In modern India the Nehruvian Secularism remains the motivational pull for the common man while in the new India, the rallying point is Hindu religious nationalism.
While the ideology in modern India catered to the entire diversity of the country, the Hindu nationalist religious ideology catered to the handful Hindu majority community.
It’s apparent that the new India has thrown the secular mask that modern India wore for long and is now marching towards the fundamentalist democracy.
There are series of events those points to this fact. First the Ayodhya movement was built, then the Babari mosque was destroyed caring two hoots about the law of the land. Second was the Gujarat riots, where thousands of Muslims were butchered in the Hindu communal uprising that followed the Godhra train tragedy.
Third the holy cow protection campaign and the lynching of the Muslims. Fourth, saffron clad people emerged in the power structure and this tribe has started growing thick and fast. All these development proclaims loudly that modern India is dead and New India has acquired its place.
It appears that the gravitational pull of fundamentalist democracy currently holds sway over the country and has put up a show of Hindu unity. However it has yet to evolve a dynamic formula to unite the entire diversity of the Satana Dharmis under its fold.
The other salient feature of New India is the growth of crony capitalism. The New India’s economic system is characterized by close, mutually advantageous relationships between business leaders and government officials. The classical example is the growth of Patanjili group and its propmoter Baba Ramdev.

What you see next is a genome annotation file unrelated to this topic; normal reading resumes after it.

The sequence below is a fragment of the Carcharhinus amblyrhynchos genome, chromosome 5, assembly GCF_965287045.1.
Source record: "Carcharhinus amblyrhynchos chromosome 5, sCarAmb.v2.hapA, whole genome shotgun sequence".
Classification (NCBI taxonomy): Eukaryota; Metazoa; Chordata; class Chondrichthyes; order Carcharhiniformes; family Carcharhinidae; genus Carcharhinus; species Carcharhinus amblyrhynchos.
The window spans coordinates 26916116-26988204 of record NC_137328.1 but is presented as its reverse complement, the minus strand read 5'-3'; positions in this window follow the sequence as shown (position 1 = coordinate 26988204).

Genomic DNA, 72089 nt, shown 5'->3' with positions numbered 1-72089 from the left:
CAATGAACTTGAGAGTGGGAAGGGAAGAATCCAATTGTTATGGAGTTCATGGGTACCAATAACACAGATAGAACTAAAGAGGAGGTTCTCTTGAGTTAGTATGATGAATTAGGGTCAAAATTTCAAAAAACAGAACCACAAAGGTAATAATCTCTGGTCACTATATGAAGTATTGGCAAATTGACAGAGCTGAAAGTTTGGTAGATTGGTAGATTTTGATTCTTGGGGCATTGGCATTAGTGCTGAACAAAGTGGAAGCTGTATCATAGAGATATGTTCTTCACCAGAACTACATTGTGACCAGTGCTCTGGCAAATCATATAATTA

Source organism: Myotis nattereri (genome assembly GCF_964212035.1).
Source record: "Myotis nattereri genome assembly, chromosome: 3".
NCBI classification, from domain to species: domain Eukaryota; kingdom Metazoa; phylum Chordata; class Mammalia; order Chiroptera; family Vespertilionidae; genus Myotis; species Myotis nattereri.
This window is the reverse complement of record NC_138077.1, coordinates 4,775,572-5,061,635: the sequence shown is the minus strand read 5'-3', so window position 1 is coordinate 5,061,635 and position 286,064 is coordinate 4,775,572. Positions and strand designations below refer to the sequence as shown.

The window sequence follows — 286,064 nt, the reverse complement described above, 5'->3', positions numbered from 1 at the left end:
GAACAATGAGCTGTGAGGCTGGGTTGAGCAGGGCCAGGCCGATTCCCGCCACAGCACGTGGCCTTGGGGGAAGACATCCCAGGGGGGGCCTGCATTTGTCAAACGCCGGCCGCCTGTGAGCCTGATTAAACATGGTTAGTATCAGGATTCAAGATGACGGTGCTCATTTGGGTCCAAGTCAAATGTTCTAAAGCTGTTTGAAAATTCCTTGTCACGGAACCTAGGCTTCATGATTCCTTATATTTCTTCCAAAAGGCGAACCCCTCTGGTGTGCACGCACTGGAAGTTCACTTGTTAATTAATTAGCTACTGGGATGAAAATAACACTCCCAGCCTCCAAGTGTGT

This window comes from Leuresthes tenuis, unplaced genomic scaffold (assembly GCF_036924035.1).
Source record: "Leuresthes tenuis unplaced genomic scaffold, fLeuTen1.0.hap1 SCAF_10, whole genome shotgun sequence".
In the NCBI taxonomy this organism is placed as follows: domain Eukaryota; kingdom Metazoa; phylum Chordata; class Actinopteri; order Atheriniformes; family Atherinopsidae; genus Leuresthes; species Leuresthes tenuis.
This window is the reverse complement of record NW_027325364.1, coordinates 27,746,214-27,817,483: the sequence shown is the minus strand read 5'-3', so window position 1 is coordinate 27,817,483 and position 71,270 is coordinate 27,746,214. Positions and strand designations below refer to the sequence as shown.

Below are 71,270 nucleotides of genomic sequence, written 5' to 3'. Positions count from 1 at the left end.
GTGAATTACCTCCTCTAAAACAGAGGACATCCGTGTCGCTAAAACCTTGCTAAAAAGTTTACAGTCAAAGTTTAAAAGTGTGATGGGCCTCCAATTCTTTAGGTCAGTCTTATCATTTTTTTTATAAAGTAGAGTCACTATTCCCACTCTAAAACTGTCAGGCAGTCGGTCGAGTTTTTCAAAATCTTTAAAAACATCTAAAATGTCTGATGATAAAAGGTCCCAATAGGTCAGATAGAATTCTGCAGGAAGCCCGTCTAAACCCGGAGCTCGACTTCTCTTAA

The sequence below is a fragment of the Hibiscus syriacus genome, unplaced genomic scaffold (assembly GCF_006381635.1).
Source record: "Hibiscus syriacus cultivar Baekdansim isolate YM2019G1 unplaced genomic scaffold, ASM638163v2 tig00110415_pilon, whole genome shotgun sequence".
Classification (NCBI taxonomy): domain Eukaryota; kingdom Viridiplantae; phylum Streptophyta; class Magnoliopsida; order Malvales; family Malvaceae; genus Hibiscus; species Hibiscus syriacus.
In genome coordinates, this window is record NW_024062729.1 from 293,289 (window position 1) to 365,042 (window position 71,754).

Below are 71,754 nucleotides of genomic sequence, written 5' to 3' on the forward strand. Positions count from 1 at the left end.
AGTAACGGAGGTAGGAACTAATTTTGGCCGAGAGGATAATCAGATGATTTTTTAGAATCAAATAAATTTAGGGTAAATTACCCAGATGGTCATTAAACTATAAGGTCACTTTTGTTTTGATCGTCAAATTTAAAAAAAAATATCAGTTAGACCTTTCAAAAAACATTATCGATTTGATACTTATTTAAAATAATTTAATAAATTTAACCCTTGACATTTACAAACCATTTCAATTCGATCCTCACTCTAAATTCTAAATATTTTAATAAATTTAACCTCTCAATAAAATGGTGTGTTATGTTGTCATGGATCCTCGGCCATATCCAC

The euphoria of economic growth has appealed to some groups that are turning towards the Hindutva politics. The dynamics of the New India suggests that its vote bank is the upper caste and the capitalist class.
We like it or not the fact remains that a large chunk of people are keen to join the new Indian apple cart, is enough indicator of ‘death of modern India and birth of new India.’
According to one report Prime Minister Modi and his party enjoys about 70 per cent of the popular support and holds a distinctive advantage over other political forces in the country. This is despite facing the charges of mismanagement, corruption and running a fascist democracy.
This is a very queer development and it’s high time to understand these phenomena while scripting the story of New India. Is 70 per cent of the people in the country adhering to Hindutva ideology or they belong to the RSS cadre.
Why the BJP is scripting emphatic victories in state after state. Why the opposition is totally side lined. Is this not an obituary note on modern India and the birth of New India?
The new development comes with some caveats. How the New India is going to handle its birth pangs? How minorities and other group are going to adjust in the New India? How the protagonists of modern India are going to accept its obituary note or will they turn the tables around in their favour are stories that remains to unfold.
Syed Ali Mujtaba is an internationally awarded journalist based in Chennai. He can be contacted at email@example.com